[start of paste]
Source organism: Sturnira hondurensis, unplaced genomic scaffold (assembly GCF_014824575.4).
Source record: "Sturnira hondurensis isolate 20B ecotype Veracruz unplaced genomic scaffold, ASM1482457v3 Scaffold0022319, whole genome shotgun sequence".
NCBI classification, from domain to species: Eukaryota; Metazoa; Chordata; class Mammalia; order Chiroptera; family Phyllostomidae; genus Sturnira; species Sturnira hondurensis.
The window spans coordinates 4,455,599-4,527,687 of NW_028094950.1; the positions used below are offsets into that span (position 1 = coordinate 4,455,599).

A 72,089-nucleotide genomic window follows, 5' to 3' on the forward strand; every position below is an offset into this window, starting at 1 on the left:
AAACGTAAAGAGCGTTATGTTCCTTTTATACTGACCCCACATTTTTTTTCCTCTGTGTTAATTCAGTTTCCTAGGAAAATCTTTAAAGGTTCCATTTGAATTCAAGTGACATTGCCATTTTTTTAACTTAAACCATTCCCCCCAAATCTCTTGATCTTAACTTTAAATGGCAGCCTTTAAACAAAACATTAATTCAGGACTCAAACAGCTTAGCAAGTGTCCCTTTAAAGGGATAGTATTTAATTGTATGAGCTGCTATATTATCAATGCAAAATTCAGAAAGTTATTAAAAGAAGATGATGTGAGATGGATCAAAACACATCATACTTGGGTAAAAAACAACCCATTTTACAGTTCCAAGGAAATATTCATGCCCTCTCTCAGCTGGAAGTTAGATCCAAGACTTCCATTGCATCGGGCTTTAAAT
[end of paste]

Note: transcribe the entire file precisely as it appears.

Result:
Source organism: Sturnira hondurensis, unplaced genomic scaffold (assembly GCF_014824575.4).
Source record: "Sturnira hondurensis isolate 20B ecotype Veracruz unplaced genomic scaffold, ASM1482457v3 Scaffold0022319, whole genome shotgun sequence".
NCBI classification, from domain to species: Eukaryota; Metazoa; Chordata; class Mammalia; order Chiroptera; family Phyllostomidae; genus Sturnira; species Sturnira hondurensis.
The window spans coordinates 4,455,599-4,527,687 of NW_028094950.1; the positions used below are offsets into that span (position 1 = coordinate 4,455,599).

A 72,089-nucleotide genomic window follows, 5' to 3' on the forward strand; every position below is an offset into this window, starting at 1 on the left:
AAACGTAAAGAGCGTTATGTTCCTTTTATACTGACCCCACATTTTTTTTCCTCTGTGTTAATTCAGTTTCCTAGGAAAATCTTTAAAGGTTCCATTTGAATTCAAGTGACATTGCCATTTTTTTAACTTAAACCATTCCCCCCAAATCTCTTGATCTTAACTTTAAATGGCAGCCTTTAAACAAAACATTAATTCAGGACTCAAACAGCTTAGCAAGTGTCCCTTTAAAGGGATAGTATTTAATTGTATGAGCTGCTATATTATCAATGCAAAATTCAGAAAGTTATTAAAAGAAGATGATGTGAGATGGATCAAAACACATCATACTTGGGTAAAAAACAACCCATTTTACAGTTCCAAGGAAATATTCATGCCCTCTCTCAGCTGGAAGTTAGATCCAAGACTTCCATTGCATCGGGCTTTAAAT